Available in a variety of colours that includes ‘Acid Yellow’ and ‘Rio Red’, and in sizes from Small through to XX-Large, the Descender 2 Jacket is constructed from a lightweight 2.5 layer rip-stop nylon fabric that means it’ll pack down to the size of a large potato. It stows easily in the bottom of your backpack, and I’ve regularly stuffed it inside my fanny pack when heading out for a ride where the conditions look to be somewhat turbulent. Keeping the look and fit streamlined, there is no hood on the Descender 2 Jacket.
The lack of gizmos means that there isn’t any adjustment to the fit of the Descender 2. The hem is elasticated, as are each of the cuffs, but the jacket is shaped so well that I never felt like it needed to be tweaked anyway. The sleeves have enough length in them to accommodate my erratic rodeo-riding style, and the elastic cuffs surprisingly stayed over the top of gloves without any annoying creep.
I really like the fleece-lined collar – a nice touch that adds noticeable comfort around the neck when the front zipper is closed all the way up. I also like the permanent ventilation panels around the back of the shoulders, though it’s worth noting that these are rendered useless if you’re wearing a full coverage backpack. My fanny pack? No worries there.
As for weatherproofing, I have been regularly surprised at how effective the Descender 2 Jacket is for keeping rain out – even though Alpinestars says this is more of a windproof jacket. For riding through mist, mizzle or just a light shower, I never felt like I wanted anything heavier duty than this – particularly because the Descender is so nice and breathable for when you do steam up on the climbs. And if you find yourself getting really toasty, then it’s quick and easy to rip off and store for the climb, ready to be whipped back on in time for the descent.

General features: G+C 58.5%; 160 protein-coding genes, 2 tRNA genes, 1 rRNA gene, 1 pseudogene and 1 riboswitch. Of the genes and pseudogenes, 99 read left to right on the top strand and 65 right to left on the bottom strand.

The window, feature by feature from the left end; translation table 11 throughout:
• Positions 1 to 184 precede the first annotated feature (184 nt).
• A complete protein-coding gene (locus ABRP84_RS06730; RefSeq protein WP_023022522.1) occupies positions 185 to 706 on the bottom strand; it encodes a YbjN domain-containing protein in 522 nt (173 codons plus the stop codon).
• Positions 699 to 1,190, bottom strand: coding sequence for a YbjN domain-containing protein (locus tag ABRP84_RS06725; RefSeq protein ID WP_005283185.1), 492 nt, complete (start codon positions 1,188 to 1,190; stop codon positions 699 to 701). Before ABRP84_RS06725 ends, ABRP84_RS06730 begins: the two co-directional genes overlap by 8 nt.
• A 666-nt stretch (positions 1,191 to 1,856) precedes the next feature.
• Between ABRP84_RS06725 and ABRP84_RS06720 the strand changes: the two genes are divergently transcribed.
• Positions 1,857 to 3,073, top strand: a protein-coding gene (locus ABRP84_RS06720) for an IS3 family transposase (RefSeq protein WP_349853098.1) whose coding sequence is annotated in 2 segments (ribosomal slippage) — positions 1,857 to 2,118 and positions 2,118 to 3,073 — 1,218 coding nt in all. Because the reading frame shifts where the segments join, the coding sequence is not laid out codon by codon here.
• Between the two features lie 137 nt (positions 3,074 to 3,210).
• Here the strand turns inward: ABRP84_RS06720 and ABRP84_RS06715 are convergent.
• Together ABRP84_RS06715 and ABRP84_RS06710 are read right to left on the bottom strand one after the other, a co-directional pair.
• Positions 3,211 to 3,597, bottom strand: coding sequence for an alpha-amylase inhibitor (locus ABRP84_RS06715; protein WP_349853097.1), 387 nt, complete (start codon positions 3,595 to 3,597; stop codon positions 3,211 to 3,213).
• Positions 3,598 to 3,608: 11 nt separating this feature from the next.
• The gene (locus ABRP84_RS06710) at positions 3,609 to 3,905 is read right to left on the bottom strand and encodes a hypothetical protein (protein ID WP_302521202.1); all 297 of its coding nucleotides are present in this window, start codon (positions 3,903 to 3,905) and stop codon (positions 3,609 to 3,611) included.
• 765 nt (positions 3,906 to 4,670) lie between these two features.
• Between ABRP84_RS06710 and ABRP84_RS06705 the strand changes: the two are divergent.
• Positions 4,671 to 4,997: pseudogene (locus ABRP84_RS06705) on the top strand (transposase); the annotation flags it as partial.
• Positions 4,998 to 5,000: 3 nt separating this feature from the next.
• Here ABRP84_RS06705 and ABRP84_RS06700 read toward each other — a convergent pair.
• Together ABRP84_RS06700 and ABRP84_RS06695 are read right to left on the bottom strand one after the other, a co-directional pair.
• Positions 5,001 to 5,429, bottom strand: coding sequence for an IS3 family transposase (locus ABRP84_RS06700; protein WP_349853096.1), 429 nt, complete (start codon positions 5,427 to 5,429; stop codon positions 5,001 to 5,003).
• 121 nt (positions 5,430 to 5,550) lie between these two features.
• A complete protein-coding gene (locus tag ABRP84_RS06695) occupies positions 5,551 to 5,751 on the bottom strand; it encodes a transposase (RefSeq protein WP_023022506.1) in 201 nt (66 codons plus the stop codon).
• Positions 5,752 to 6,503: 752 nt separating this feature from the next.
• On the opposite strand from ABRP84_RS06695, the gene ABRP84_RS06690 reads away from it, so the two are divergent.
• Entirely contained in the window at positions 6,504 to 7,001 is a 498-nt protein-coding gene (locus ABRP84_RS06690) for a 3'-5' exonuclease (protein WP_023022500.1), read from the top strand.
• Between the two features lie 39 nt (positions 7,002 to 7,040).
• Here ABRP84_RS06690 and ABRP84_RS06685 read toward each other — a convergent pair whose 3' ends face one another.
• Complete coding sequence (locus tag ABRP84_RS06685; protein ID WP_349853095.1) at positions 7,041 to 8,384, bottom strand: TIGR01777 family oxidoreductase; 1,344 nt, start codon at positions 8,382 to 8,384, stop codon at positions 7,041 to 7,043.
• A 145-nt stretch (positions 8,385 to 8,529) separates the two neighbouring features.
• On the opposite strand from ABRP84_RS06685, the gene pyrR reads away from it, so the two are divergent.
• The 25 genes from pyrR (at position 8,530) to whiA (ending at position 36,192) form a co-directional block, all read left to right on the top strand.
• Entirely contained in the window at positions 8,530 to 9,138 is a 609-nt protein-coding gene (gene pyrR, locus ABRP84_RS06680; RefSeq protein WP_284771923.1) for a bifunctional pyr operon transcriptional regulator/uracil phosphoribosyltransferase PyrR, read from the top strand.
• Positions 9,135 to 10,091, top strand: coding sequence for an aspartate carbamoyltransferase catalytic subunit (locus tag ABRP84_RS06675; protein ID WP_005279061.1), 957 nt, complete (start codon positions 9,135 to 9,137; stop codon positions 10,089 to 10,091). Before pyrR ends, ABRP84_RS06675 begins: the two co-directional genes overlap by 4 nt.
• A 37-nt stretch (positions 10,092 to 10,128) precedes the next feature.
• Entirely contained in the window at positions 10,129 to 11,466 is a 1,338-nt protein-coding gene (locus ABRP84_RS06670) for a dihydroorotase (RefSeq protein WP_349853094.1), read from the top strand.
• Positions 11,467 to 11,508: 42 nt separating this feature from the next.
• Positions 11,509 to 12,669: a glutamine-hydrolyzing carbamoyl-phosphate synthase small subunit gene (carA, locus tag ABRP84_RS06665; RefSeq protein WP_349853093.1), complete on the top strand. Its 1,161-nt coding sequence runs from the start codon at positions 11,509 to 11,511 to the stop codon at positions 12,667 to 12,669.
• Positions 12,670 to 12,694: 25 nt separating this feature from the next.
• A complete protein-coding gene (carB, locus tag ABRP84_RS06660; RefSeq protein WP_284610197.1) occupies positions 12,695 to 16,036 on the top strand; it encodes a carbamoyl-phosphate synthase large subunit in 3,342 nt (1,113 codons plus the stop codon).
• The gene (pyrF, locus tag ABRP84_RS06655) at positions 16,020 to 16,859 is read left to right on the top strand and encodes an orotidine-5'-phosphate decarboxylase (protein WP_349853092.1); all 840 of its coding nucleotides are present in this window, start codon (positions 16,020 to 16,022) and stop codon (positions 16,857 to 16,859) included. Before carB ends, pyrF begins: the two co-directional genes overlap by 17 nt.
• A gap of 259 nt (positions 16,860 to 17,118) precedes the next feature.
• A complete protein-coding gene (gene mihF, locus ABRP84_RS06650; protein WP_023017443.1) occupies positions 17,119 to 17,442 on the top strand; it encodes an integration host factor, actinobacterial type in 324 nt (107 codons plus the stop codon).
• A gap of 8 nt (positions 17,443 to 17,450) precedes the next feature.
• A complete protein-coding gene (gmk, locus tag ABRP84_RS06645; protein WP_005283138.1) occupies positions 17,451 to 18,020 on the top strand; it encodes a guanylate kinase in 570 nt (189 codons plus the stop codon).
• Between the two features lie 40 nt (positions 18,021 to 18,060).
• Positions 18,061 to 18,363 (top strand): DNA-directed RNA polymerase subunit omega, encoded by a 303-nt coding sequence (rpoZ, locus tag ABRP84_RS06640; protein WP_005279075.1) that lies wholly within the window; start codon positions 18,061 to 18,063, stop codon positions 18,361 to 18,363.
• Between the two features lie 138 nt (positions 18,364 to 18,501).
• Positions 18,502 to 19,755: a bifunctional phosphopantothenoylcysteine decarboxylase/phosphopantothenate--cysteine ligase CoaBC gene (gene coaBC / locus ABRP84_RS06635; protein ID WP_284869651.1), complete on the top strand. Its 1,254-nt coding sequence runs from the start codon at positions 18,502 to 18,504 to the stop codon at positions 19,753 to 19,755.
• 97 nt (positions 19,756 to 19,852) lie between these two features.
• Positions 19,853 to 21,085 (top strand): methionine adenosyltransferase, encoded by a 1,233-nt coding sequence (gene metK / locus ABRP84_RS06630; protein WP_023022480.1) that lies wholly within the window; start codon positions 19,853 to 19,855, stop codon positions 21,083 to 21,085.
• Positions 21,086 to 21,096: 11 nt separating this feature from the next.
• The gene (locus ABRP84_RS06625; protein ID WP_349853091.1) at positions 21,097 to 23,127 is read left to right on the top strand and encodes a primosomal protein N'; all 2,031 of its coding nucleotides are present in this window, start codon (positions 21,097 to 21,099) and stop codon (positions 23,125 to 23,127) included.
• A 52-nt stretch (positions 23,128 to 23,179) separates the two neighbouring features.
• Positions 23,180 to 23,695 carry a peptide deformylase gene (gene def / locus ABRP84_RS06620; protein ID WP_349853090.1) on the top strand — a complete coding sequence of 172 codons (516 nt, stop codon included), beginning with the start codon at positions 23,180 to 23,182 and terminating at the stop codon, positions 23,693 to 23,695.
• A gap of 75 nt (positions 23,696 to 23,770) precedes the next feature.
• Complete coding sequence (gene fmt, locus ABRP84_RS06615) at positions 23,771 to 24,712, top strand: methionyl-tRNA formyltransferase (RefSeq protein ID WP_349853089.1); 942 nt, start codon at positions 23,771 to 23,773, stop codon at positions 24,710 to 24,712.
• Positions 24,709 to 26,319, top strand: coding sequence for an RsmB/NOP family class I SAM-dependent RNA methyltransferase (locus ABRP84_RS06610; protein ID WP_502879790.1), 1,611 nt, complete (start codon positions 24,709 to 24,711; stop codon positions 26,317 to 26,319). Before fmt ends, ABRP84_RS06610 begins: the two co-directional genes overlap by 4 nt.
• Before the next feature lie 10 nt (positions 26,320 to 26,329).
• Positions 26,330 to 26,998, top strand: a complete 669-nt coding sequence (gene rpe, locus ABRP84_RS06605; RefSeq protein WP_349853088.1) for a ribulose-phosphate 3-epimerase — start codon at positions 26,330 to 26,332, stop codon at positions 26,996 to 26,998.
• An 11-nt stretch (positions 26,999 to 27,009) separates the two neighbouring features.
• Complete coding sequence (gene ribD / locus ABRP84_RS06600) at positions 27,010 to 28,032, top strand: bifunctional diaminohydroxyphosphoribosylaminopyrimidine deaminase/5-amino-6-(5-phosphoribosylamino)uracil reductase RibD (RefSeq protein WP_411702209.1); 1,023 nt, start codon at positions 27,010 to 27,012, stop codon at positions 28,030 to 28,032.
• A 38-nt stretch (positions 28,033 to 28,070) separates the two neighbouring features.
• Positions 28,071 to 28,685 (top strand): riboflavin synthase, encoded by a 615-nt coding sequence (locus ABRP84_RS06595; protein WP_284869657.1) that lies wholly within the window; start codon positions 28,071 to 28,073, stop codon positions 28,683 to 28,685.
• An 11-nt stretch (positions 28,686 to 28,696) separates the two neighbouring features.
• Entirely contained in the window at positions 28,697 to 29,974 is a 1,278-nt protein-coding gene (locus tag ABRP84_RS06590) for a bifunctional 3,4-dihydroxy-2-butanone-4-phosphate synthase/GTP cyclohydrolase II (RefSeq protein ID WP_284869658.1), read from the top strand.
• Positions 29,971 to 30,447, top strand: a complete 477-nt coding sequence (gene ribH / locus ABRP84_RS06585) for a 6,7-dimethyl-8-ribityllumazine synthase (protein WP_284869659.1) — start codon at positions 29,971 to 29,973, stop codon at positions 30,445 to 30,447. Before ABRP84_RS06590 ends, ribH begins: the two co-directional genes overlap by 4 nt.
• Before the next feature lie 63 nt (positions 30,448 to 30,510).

A very lightweight and compact jacket that stuffs down to a small size that is ideal for keeping inside your regular riding pack. The Descender isn’t a full-blown waterproof jacket, but it does offer usable cold-weather protection that’ll suit warm-blooded riders that value flexibility and breathability.
|Product:||Milestone 2 Jacket, Outrider WR Waterproof Shorts, Descender 2 Jacket, All Mountain 2 Pants|
|Price:||£150 (softshell jacket), £95 (shorts), £85 (windproof jacket), £130 (pants)|
|Tested:||by Wi Barrett for 9 months|